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How will aviation companies take off?

Created on 05 May 2020

Wraps up in 4 Min

Read by 1.7k people

Updated on 28 Aug 2020

The Aviation Sector in Coronavirus
The Coronavirus Disease or popularly known as the COVID19 crisis had forced the entire world to lockdown and halt. All the economic activities have stopped. Even before the lockdown, the first reaction of the people was to cut down their international and later domestic travel plans. The aviation industry, which transports most people in the world across borders, was the first to face the brunt. How Airbus and Boeing, the two largest aircraft manufacturers are dealing with it? This article elaborates the discussion on these issues.

The Aviation Industry

The first thing that people were supposed to stop in the times of COVID19 was the travel. Even in India, we can see that Indian Railways, the lifeline of the country, stopped its operations on March 24, 2020. In these times, the aviation industry was no exception. It had to ground all its planes.

The scenario was the same all over the world. The flight operating companies had no cash flow. They had to refund their already booked passengers. The grounding charges have to be paid to the respective airport until the flights are operational again. They will also have to keep paying their pilots and support staff. 

The Indian Bioscope

In the Indian context, things are grimmer for the industry. The economic slowdown of the past two years has started seeing a reduced number of passengers. Jet Airways already perished, though reasons were many. Other airlines too were easing on their ambitious expansion plans.

In the COVID19 crisis, aviation companies have already cut their workforce and their paycheck. They were not ready to offer refunds but only rescheduling until the Directorate General of Civil Aviation interfered.

Now such companies like Indigo, AirAsia, Spicejet, or GoAir would no more need new planes, at least until the lockdown resumes. This lockdown has hit these companies hard on the cash flow and they might not be able to buy the planned number of planes as earlier. The orders might be cut or even canceled.

The worst part is that though the aviation industry was the first to get affected, it is only going to be last to revive. Even in the aftermath of COVID19, people would prefer less travel especially internationally.

This drives the case of what is going to happen between the two major aircraft manufacturers- Airbus and the Boeing.

Airbus and Boeing

As one can understand that there is no demand for travel, hence there is no demand for planes. For instance, Indigo Airlines India planned for 104 new planes in the next two years. After the pandemic, the scenario has changed.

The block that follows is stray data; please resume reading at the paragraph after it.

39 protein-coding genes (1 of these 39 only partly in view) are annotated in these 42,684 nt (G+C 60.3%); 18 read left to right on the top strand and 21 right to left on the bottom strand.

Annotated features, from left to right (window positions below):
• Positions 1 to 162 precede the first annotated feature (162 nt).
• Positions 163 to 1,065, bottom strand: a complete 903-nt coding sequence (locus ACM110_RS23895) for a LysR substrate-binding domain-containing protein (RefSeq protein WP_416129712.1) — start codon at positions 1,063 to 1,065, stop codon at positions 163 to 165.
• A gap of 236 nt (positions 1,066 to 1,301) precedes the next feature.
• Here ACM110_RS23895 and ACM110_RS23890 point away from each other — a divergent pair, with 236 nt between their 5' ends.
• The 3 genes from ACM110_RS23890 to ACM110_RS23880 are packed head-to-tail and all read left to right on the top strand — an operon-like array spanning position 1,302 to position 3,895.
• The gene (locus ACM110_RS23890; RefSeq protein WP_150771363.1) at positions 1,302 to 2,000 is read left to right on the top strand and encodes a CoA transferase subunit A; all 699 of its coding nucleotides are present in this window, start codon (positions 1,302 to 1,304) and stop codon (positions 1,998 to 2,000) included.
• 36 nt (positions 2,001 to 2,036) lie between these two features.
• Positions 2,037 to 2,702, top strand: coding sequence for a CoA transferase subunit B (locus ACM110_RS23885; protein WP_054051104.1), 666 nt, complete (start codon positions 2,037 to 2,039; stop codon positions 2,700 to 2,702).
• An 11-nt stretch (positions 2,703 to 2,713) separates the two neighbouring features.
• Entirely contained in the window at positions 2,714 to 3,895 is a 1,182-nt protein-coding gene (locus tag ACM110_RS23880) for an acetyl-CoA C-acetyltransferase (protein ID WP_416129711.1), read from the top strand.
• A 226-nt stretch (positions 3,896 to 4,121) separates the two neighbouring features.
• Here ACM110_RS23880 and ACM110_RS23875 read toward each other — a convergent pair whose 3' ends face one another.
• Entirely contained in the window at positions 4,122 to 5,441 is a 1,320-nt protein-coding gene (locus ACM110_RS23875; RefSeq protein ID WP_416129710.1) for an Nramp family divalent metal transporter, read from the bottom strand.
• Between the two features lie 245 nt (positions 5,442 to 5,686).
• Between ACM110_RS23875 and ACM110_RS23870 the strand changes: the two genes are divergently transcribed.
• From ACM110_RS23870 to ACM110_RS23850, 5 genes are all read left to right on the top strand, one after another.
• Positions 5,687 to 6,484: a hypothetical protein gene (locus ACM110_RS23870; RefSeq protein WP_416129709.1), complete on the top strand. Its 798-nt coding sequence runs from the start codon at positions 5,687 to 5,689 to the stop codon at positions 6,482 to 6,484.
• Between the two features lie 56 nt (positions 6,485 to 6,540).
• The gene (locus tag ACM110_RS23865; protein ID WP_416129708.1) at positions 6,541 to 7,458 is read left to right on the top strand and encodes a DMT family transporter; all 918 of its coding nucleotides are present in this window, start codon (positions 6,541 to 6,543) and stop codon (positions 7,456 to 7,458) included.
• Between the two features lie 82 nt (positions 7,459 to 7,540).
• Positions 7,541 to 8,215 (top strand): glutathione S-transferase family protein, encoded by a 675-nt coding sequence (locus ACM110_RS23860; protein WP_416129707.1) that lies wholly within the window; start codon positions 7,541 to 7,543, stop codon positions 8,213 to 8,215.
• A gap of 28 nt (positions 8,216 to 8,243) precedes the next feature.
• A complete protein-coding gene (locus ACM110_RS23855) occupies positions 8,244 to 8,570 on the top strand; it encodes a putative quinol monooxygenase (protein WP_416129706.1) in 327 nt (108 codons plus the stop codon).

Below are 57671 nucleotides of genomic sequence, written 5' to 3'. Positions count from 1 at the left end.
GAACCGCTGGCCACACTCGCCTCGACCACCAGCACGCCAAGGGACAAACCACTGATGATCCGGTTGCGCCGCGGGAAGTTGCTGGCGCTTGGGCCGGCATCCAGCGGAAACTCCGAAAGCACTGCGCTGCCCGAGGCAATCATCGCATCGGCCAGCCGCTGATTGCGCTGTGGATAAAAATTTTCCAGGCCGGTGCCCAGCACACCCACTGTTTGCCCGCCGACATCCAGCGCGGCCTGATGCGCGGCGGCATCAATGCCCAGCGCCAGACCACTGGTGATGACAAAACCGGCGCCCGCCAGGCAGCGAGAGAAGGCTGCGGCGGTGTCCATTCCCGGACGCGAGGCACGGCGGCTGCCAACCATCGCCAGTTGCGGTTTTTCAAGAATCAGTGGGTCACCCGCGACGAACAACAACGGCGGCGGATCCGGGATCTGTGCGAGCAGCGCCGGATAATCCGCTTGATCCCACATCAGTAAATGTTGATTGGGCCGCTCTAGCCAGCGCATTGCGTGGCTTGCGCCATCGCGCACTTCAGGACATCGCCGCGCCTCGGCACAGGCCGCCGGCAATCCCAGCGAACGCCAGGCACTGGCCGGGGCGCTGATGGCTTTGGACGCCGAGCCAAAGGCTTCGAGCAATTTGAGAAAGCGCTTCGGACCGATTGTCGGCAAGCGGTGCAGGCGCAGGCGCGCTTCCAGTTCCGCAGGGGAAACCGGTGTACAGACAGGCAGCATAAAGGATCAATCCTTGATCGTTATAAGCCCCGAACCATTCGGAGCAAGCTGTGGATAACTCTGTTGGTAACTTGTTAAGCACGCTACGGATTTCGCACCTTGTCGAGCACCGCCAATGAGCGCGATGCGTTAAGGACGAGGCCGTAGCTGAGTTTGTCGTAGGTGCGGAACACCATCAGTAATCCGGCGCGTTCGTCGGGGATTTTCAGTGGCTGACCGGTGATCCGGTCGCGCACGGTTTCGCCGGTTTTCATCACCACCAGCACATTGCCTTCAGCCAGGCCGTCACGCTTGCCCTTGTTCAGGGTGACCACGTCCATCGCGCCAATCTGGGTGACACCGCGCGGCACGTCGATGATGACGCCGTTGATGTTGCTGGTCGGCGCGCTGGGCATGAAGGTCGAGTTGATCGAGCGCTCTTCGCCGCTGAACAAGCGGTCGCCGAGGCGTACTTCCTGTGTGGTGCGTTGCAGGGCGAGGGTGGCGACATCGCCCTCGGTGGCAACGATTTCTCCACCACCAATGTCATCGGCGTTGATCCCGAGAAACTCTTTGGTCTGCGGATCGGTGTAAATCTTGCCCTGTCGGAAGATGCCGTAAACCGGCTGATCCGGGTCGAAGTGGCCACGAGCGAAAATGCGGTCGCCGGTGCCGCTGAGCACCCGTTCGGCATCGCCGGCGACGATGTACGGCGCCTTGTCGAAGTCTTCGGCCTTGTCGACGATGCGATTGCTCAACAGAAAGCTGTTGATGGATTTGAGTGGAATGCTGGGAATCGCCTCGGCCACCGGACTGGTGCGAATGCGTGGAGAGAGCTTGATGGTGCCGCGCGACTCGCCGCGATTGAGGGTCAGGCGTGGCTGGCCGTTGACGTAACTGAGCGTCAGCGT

Order inflows have not exactly dried up for Airbus or Boeing but the cancellations exceed the new orders. In March 2020, Airbus received 60 orders but the previous 44 of them have canceled their orders.

The European Airbus has drastically changed its innovation plans. It has shelved its hybrid fuel commercial jets projects named E-Fan X, which was scheduled to take its first flight in 2021. Also, it has also deferred its plans to open a new small flight manufacturing unit in their headquarters in Toulouse, France. 

Airbus was ambitiously planning to revamp its A380 aircraft and develop a second-hand market for that. This one venture that was too lucrative for emerging markets like India. This project would have helped Indian aviation companies to grow better. They have also faced this blow. 

The ordeal is huge for the American Boeing. They received only 31 orders but 150 previous orders have been canceled. This leaves them in a state of peril. They already had a poor year in 2019 owing to Boeing 737 MAX aircraft malfunctioning that led to two worse plane crash incidents. The already dipping reputation served in combination with depleting orders through the crisis.

Boeing was in plans to buy the jet manufacturing Brazilian firm ‘Embraer’. However, Boeing has now backed out of this deal. Embraer blames Boeing’s inability to pay the purchase price owing to its loss of a billion-dollar revenue due to fatal crashes of Boeing 737 MAX.

Airbus seems to be in a better position than Boeing but the end of Boeing would lead to the near-monopoly of Airbus due to the absence of big players in the market. This will affect the aviation industry, as the prices would rise, ultimately making aviation less attractive in emerging markets like South Asia and South East Asia. 

Winding Down

One thing is undeniable the aviation industry is seeing its worst time globally. The emerging markets will be affected the most. On a bad note, Warren Buffet and his Berkshire Hathaway have pulled out all their investments from Delta Air Lines, American Airlines, Southwest Airlines, and United Airlines. Indigo Airlines has lost 25% and SpiceJet has lost 60% of the peak value since the pandemic started.

The software developers use a particular data structure known as the ‘Stack’. Like any ordinary stack, the one that goes in first will come out at last. It looks like the aviation industry will face the same fate. It is amongst the first ones to get in trouble and perhaps the last one to get out of this crisis owing to its depleting cash flow. This pandemic is testing our resilience. 

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Rishika Mukherjee

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Mukherjee is an avid reader and loves to write as much as read. She is the youngest of all but handles chores like a 50-year-old woman. She takes a lot on her plate and somehow, eerily manages to get the job done. As Hazel Grace stated, she could read a good author's grocery list, and so would Miss Mukherjee. 

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